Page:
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tore furnished them with, and I could not withhold it from them.”
ON ANCIENT ROME.
Translated from Petrarch.
· INSTANCES OF SPANISH VANITY.
The grave and phlegmatic air of the Spaniard, is taken by strangers, for pride : but, it is not so always.--It must, however, be granted, that this nation is remarkable for a certain haughtiness, which may be attri
buted to the extent of its conquests---to the grand ideas it entertains of its origin ; and perhaps, to the majesty of its language. It is not only among people of condition, that Spanish pride is most apparent; a tradesman, and even one of the lowest class, a mean beggar retains, in the midst of wretchedness, a deportment and tone of confidence, which seem to raise him above his condition. Here, may be remembered, the answer of the beggar, at Madrid, to a passenger, who reproached him, with preferring laziness to useful labour. “ It is money, and not advice that I ask you for,” said the beggar, turning his back upon him, with all the gravity of a Castillian.
The French have endeavoured to ridicule the Spanish gravity, by this short story :
A certain cavalier, as noble as the King, as catholic as the Pope, and as poor as Job, arrived in the night-time, at a village in France, where there was only one inn. As it was past midnight, he knocked for aslong time at the door, without being able to awake the landlord ; but at last made him rise, by louder and more frequent rapping. " Who is there?” cried the landlord from a window. “ It is” says the Spaniard, “ Don Juan Pedro, Hernandez, Roderique-de-villa-nova Conde de Malazza, Cavalero de Santiago D’Alcan'tara.” • The landlord answered him, immediately shutting the window.....“ Sir, I am very sorry, but we have not chambers enough, for lodging all those gentlemen." · It is usual to see, at Rome, a great mul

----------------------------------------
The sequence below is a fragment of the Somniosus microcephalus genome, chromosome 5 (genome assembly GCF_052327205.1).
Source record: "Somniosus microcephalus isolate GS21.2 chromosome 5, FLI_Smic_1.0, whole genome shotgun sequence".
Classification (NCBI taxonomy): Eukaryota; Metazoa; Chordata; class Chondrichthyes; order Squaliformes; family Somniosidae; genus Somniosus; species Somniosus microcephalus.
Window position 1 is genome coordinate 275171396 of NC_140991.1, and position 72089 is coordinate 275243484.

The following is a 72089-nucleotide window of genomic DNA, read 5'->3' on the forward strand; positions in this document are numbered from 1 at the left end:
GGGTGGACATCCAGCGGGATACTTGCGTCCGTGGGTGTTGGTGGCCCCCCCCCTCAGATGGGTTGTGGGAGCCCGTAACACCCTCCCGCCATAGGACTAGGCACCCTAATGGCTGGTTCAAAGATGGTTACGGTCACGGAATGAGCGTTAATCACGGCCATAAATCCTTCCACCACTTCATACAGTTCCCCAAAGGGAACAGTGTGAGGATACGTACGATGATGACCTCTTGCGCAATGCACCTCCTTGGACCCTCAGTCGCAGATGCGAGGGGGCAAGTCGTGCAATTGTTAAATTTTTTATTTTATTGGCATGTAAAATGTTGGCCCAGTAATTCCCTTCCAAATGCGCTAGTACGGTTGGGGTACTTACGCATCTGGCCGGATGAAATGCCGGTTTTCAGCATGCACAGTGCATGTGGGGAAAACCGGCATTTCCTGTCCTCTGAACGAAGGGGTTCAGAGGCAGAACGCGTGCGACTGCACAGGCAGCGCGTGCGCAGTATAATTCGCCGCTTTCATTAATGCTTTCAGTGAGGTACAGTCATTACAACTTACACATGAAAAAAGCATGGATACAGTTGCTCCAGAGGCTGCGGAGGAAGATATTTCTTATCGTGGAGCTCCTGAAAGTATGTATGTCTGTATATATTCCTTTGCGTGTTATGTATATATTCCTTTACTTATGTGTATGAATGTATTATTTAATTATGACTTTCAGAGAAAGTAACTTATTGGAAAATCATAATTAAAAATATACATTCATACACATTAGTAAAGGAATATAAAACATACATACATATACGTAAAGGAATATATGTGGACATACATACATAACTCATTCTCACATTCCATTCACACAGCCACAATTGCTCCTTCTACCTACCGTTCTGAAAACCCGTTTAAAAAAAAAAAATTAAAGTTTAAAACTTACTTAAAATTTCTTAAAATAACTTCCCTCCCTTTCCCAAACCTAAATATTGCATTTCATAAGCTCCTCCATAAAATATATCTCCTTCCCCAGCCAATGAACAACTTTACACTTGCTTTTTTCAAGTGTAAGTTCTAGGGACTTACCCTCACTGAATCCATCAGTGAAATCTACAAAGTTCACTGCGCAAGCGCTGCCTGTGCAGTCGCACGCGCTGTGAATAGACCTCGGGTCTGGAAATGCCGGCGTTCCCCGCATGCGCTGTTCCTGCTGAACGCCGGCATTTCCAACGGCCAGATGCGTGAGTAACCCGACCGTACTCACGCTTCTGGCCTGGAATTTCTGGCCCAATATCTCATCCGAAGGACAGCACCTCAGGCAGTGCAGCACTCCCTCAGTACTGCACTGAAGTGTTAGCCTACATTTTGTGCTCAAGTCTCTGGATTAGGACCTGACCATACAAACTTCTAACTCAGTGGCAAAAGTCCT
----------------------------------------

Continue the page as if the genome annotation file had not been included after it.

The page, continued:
titude of poor from all countries, to whom soup is distributed at a certain hour, at the gate of the monasteries. A Castillian, newly arrived, and who was unacquainted with the time of the distribution, addressed himself to a poor French ecclesiastic, to be informed of it. But Spanish vanity, would not suffer him to ask in plain terms after the house, where the soup was given. This way of speaking, seemed to him too mean ; so that after studying a more ele. vated way of expressing himself, he asked the Frenchman, “ Whether he had yet taken his chocolate ?” “ My chocolate,” answered the ecclesiastic, “I live upon alms; and I now wait, until the soup is distributed at the Franciscan convent.' "' You have not then been there yet ?” said the Castillian. “ No," replied the Frenchman ; “ but now the clock strikes, I'll go there directly.” “ Pray, conduct me thither,” said the rain-glorious Spaniard, “ you shall see Don Antonio Perez de Valcabia de Redia, de Mortalva de Bega, give there to posterity, an illustrious specimen of his humility.” “Who are those people ?” said the Frenchman. “ Tis 1,” replied the Castillian. “ If it be so," replied the Frenehman, “say rather, an ex. ample of a good stomach.”
ten four acts of his Trene, he read them to a gentleman, belonging to the ecclesiastical court of Litchfield, which is generally reckoned, as arbitrary a spiritual judicature, as any in the kingdom. The gentleman appeared greatly affected by the pathos of the piece; and was so particularly struck with the distress of the fourth act, that he asked the author, “ How he could possibly heighten the catastrophe !" " Oh, that's easily done,” replied the Doctor, “I shall put my hero into your ecclesiastical court, and then, I am sure, he must fill the utmost measure of human calamity."